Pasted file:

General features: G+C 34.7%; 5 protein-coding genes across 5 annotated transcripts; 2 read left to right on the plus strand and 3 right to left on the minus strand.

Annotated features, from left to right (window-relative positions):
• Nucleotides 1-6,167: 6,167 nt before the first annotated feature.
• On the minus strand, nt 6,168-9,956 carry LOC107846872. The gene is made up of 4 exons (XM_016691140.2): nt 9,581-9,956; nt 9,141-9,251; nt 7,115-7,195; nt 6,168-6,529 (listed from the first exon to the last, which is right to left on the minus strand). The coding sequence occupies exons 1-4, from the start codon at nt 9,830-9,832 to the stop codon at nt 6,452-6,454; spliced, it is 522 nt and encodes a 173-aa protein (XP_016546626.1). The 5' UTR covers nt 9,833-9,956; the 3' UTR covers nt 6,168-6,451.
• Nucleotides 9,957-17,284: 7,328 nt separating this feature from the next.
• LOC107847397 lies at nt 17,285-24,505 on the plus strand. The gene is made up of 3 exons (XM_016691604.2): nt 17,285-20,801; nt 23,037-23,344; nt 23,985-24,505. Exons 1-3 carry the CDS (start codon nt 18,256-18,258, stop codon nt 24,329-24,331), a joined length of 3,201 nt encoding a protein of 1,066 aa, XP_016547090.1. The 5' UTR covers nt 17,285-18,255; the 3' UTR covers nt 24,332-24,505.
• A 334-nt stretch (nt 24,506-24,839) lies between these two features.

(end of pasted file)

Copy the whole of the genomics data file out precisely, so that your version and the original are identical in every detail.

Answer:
General features: G+C 34.7%; 5 protein-coding genes across 5 annotated transcripts; 2 read left to right on the plus strand and 3 right to left on the minus strand.

Annotated features, from left to right (window-relative positions):
• Nucleotides 1-6,167: 6,167 nt before the first annotated feature.
• On the minus strand, nt 6,168-9,956 carry LOC107846872. The gene is made up of 4 exons (XM_016691140.2): nt 9,581-9,956; nt 9,141-9,251; nt 7,115-7,195; nt 6,168-6,529 (listed from the first exon to the last, which is right to left on the minus strand). The coding sequence occupies exons 1-4, from the start codon at nt 9,830-9,832 to the stop codon at nt 6,452-6,454; spliced, it is 522 nt and encodes a 173-aa protein (XP_016546626.1). The 5' UTR covers nt 9,833-9,956; the 3' UTR covers nt 6,168-6,451.
• Nucleotides 9,957-17,284: 7,328 nt separating this feature from the next.
• LOC107847397 lies at nt 17,285-24,505 on the plus strand. The gene is made up of 3 exons (XM_016691604.2): nt 17,285-20,801; nt 23,037-23,344; nt 23,985-24,505. Exons 1-3 carry the CDS (start codon nt 18,256-18,258, stop codon nt 24,329-24,331), a joined length of 3,201 nt encoding a protein of 1,066 aa, XP_016547090.1. The 5' UTR covers nt 17,285-18,255; the 3' UTR covers nt 24,332-24,505.
• A 334-nt stretch (nt 24,506-24,839) lies between these two features.